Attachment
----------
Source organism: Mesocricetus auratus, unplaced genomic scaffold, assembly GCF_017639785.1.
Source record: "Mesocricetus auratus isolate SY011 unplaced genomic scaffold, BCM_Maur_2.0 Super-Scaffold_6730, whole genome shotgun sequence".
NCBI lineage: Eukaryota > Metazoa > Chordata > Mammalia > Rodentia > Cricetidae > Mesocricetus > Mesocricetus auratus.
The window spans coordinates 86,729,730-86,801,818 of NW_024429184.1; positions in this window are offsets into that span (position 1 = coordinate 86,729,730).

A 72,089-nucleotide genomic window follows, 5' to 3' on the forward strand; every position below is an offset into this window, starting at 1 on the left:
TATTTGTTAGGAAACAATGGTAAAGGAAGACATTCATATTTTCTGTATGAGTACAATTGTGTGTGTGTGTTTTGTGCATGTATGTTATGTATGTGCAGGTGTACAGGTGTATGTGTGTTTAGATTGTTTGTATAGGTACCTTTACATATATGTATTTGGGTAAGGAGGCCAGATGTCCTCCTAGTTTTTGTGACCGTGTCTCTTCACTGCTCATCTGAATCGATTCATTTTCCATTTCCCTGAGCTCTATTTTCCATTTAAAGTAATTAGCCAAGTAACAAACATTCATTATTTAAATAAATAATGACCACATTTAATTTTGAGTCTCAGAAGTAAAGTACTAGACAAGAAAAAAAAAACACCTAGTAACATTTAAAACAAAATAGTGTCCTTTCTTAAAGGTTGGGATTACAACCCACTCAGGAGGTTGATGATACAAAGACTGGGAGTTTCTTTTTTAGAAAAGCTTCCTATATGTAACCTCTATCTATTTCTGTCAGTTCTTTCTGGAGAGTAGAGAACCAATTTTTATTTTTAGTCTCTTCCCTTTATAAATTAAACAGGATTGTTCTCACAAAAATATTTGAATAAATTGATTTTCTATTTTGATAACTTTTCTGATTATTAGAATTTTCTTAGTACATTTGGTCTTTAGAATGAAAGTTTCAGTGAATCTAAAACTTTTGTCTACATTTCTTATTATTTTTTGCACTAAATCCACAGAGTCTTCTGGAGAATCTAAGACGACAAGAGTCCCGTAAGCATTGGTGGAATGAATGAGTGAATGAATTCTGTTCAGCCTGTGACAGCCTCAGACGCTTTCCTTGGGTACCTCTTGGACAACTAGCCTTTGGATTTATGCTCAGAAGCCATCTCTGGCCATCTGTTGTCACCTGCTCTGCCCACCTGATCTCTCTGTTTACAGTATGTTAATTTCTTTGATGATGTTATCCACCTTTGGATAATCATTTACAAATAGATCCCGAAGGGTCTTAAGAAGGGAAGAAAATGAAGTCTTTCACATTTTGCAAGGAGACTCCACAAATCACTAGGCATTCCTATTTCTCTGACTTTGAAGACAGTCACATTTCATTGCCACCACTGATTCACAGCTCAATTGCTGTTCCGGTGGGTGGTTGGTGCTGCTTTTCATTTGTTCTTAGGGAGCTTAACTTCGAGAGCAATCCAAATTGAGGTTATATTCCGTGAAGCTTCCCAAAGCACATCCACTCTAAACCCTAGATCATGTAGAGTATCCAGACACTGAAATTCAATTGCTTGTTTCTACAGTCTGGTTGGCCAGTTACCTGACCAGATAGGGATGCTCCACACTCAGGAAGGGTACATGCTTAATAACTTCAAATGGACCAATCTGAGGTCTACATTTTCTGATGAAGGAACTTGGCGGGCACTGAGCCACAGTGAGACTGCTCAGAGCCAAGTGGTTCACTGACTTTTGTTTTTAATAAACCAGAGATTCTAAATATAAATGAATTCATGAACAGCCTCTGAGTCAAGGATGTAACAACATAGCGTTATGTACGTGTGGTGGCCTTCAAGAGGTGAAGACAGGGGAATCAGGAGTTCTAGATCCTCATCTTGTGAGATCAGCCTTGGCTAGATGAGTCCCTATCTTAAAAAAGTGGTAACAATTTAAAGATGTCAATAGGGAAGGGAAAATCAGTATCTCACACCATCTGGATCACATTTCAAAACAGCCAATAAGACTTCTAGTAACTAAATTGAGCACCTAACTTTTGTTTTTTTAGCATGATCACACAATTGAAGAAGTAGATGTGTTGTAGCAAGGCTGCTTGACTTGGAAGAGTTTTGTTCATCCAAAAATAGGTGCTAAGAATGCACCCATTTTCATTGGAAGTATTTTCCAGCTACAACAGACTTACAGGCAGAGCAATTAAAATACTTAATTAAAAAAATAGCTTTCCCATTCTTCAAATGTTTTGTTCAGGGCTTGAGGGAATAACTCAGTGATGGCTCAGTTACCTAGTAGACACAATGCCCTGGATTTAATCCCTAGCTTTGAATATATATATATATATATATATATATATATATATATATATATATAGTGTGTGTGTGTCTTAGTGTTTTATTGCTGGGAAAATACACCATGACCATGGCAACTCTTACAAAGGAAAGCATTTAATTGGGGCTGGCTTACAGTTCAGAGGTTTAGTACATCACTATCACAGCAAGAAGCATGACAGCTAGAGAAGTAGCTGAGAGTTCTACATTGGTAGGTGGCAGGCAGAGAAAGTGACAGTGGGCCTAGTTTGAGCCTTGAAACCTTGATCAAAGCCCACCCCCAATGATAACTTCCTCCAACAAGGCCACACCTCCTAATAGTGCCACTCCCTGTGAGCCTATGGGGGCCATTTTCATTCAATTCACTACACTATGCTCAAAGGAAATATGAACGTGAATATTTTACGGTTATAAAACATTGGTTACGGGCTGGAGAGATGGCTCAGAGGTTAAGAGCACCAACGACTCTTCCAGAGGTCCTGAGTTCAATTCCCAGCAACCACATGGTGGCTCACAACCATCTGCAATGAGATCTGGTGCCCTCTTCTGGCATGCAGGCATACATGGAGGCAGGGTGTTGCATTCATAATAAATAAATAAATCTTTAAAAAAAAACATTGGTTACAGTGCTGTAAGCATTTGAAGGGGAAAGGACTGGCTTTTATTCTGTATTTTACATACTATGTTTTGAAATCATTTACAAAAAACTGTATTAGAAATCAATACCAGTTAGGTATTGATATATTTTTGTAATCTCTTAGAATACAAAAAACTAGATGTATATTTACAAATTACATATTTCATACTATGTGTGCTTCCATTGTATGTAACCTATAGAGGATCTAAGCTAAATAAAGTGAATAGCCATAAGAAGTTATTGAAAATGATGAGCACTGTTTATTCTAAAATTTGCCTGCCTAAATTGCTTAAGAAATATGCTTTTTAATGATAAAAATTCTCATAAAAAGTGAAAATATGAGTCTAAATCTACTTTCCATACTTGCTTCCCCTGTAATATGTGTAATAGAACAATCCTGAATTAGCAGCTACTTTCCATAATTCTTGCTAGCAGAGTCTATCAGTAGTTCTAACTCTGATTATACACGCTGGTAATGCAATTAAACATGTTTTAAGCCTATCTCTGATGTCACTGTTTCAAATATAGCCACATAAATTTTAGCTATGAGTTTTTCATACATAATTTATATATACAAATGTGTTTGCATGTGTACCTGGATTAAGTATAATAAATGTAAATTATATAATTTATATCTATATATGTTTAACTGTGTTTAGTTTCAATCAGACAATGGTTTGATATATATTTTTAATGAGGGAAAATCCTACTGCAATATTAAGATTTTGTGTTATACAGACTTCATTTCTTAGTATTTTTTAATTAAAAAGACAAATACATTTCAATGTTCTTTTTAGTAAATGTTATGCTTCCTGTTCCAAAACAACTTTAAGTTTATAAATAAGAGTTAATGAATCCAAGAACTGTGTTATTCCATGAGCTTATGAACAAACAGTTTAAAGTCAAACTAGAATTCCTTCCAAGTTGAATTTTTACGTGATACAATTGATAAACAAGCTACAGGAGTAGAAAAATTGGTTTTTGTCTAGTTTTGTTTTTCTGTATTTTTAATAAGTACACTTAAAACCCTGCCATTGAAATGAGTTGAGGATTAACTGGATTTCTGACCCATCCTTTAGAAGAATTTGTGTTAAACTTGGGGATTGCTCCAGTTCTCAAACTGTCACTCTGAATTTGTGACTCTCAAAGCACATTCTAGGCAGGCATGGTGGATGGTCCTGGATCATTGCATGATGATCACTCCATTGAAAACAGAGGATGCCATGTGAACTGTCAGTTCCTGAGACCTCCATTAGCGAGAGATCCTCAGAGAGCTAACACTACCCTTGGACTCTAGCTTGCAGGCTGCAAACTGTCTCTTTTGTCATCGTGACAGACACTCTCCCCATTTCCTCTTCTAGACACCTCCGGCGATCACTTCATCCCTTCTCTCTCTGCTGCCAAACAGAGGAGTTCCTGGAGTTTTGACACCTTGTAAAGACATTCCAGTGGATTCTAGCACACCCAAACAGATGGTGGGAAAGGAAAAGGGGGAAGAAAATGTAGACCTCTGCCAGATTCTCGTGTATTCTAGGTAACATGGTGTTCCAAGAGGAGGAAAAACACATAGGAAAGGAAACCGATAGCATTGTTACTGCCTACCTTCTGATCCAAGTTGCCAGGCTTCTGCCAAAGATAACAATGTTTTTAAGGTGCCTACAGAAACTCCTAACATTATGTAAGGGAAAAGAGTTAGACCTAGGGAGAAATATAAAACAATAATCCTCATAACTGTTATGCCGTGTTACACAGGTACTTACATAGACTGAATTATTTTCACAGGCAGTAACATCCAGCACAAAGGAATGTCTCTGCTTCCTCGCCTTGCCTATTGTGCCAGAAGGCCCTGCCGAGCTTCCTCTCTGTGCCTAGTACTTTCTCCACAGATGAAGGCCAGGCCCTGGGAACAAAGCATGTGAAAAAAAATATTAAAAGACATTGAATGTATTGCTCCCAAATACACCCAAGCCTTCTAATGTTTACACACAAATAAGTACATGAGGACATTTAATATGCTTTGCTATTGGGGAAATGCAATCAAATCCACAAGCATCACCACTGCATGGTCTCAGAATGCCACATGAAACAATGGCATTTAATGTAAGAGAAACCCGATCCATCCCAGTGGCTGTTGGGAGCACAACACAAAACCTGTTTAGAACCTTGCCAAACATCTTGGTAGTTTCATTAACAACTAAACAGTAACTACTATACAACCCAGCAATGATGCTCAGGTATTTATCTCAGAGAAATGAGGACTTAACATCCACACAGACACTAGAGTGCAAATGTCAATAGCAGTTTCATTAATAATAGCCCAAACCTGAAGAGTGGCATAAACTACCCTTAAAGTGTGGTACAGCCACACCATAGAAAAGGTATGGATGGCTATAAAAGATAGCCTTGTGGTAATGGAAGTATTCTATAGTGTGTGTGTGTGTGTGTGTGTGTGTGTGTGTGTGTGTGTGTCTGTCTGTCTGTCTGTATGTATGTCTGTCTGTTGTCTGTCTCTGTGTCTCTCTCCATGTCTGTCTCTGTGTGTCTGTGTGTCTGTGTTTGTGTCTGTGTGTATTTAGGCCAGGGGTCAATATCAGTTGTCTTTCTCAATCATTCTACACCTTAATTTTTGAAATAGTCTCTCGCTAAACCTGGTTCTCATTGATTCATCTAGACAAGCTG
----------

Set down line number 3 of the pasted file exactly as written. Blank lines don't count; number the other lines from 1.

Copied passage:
NCBI lineage: Eukaryota > Metazoa > Chordata > Mammalia > Rodentia > Cricetidae > Mesocricetus > Mesocricetus auratus.